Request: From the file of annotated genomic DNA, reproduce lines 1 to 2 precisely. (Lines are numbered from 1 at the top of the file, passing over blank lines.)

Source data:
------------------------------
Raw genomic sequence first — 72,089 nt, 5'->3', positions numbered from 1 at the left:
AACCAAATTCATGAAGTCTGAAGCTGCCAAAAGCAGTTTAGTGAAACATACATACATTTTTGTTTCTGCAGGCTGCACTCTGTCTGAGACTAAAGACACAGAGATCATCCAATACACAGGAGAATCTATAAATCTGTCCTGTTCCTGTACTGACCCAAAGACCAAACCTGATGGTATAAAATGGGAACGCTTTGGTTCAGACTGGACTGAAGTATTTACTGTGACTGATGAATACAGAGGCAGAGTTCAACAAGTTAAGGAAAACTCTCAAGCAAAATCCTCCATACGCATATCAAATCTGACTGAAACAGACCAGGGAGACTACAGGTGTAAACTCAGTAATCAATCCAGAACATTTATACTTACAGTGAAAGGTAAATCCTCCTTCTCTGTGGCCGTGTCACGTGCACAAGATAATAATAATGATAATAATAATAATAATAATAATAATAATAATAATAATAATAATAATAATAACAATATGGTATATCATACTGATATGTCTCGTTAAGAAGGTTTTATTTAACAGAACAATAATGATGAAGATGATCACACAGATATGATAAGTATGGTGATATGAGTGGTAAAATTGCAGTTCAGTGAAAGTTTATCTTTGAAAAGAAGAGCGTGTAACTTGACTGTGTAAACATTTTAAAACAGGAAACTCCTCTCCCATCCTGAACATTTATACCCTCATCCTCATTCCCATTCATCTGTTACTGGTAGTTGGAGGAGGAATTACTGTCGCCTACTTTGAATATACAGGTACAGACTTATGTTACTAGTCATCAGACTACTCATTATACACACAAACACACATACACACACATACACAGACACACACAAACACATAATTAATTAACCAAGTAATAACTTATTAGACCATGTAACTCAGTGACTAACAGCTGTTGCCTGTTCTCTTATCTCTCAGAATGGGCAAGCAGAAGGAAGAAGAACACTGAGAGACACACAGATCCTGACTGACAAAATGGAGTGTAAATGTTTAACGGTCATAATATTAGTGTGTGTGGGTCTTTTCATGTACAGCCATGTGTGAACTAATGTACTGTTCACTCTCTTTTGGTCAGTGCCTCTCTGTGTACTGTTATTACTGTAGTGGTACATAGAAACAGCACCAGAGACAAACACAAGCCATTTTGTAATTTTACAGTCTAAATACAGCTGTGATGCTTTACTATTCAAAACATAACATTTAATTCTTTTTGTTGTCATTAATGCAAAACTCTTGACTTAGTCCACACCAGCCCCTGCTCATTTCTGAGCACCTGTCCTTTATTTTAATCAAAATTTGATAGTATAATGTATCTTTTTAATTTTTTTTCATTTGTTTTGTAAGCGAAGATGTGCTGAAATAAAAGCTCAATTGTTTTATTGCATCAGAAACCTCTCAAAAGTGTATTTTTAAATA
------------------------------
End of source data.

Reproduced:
Raw genomic sequence first — 72,089 nt, 5'->3', positions numbered from 1 at the left:
AACCAAATTCATGAAGTCTGAAGCTGCCAAAAGCAGTTTAGTGAAACATACATACATTTTTGTTTCTGCAGGCTGCACTCTGTCTGAGACTAAAGACACAGAGATCATCCAATACACAGGAGAATCTATAAATCTGTCCTGTTCCTGTACTGACCCAAAGACCAAACCTGATGGTATAAAATGGGAACGCTTTGGTTCAGACTGGACTGAAGTATTTACTGTGACTGATGAATACAGAGGCAGAGTTCAACAAGTTAAGGAAAACTCTCAAGCAAAATCCTCCATACGCATATCAAATCTGACTGAAACAGACCAGGGAGACTACAGGTGTAAACTCAGTAATCAATCCAGAACATTTATACTTACAGTGAAAGGTAAATCCTCCTTCTCTGTGGCCGTGTCACGTGCACAAGATAATAATAATGATAATAATAATAATAATAATAATAATAATAATAATAATAATAATAATAATAACAATATGGTATATCATACTGATATGTCTCGTTAAGAAGGTTTTATTTAACAGAACAATAATGATGAAGATGATCACACAGATATGATAAGTATGGTGATATGAGTGGTAAAATTGCAGTTCAGTGAAAGTTTATCTTTGAAAAGAAGAGCGTGTAACTTGACTGTGTAAACATTTTAAAACAGGAAACTCCTCTCCCATCCTGAACATTTATACCCTCATCCTCATTCCCATTCATCTGTTACTGGTAGTTGGAGGAGGAATTACTGTCGCCTACTTTGAATATACAGGTACAGACTTATGTTACTAGTCATCAGACTACTCATTATACACACAAACACACATACACACACATACACAGACACACACAAACACATAATTAATTAACCAAGTAATAACTTATTAGACCATGTAACTCAGTGACTAACAGCTGTTGCCTGTTCTCTTATCTCTCAGAATGGGCAAGCAGAAGGAAGAAGAACACTGAGAGACACACAGATCCTGACTGACAAAATGGAGTGTAAATGTTTAACGGTCATAATATTAGTGTGTGTGGGTCTTTTCATGTACAGCCATGTGTGAACTAATGTACTGTTCACTCTCTTTTGGTCAGTGCCTCTCTGTGTACTGTTATTACTGTAGTGGTACATAGAAACAGCACCAGAGACAAACACAAGCCATTTTGTAATTTTACAGTCTAAATACAGCTGTGATGCTTTACTATTCAAAACATAACATTTAATTCTTTTTGTTGTCATTAATGCAAAACTCTTGACTTAGTCCACACCAGCCCCTGCTCATTTCTGAGCACCTGTCCTTTATTTTAATCAAAATTTGATAGTATAATGTATCTTTTTAATTTTTTTTCATTTGTTTTGTAAGCGAAGATGTGCTGAAATAAAAGCTCAATTGTTTTATTGCATCAGAAACCTCTCAAAAGTGTATTTTTAAATA